Best Non-Fiction of the Century
Jude Wanniski
April 20, 1999


Memo To: William F. Buckley, Jr.
From: Jude Wanniski
Re: Thanks to the National Review

What a pleasant surprise to find a jury of my peers selecting The Way the World Works as one of the most important non-fiction one hundred books of the Twentieth Century! There are so many people on your list of judges with whom I am not on speaking terms that I'm amazed I made the cut. Thanks to the National Review for beating Random House to the punch on this project and congratulations to you for making the cut yourself, deservedly so for God and Man at Yale.

It's of course a very interesting list, even if compiled solely by men and women of the right. (Or neither you nor I might have made the cut.) Of course if I were among the judges, I would have protested inclusion of the Starr Report and the Joy of Cooking, as devaluations of the coin. But there is enough C.S. Lewis and Hayek as counter-balance. To a political economist, Ludwig von Mises' magnum opus, Human Action, has to be one of the best of the century, yet it did not make the list while his lesser Bureaucracy did. Hmmm. I was also surprised at the 11th edition of the Britannica being selected, although I will not quibble. How could the judges have missed Will and Ariel Durant's majestic History of Civilization? I would also found a spot for Mein Kampf, which did have an impact on the politics of the century. One book I would have nominated is Risk, Uncertainty and Profit by Frank Knight, which derived from the doctoral thesis he wrote early in the century. It doesn't get much attention these days, but as I think the 21st century will see a restoration of individual risk-taking as the driving force of the global economy, Knight's theoretical breakthrough will finally enjoy its place in the sun.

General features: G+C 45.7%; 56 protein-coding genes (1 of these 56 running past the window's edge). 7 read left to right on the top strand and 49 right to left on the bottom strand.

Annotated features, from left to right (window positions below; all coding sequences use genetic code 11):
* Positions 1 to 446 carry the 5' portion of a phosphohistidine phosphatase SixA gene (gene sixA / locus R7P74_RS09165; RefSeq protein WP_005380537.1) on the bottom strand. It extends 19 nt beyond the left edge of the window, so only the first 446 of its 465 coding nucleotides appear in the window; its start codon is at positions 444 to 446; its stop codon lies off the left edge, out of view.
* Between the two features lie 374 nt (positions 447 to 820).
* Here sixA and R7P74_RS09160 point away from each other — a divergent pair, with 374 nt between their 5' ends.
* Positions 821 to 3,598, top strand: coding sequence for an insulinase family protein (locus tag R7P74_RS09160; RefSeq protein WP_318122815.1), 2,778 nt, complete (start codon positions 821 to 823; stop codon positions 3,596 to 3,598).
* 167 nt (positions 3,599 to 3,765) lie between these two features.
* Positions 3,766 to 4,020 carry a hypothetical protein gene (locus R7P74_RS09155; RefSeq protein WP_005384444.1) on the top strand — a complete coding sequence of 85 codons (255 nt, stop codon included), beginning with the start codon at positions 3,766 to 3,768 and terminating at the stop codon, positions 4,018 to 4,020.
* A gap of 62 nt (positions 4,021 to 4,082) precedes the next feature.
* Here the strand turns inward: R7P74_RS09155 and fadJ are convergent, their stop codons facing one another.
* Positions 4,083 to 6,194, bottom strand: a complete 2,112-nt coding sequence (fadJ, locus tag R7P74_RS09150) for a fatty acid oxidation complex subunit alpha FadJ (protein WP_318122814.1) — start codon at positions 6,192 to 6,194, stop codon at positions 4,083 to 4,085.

I'm going to provide a link to your website here so those interested in seeing the top hundred can also make a bookmark for the NR. And I will invite our readers to come into the TalkShop and make recommendations to the list, off and on. Hopefully, our books will survive that test.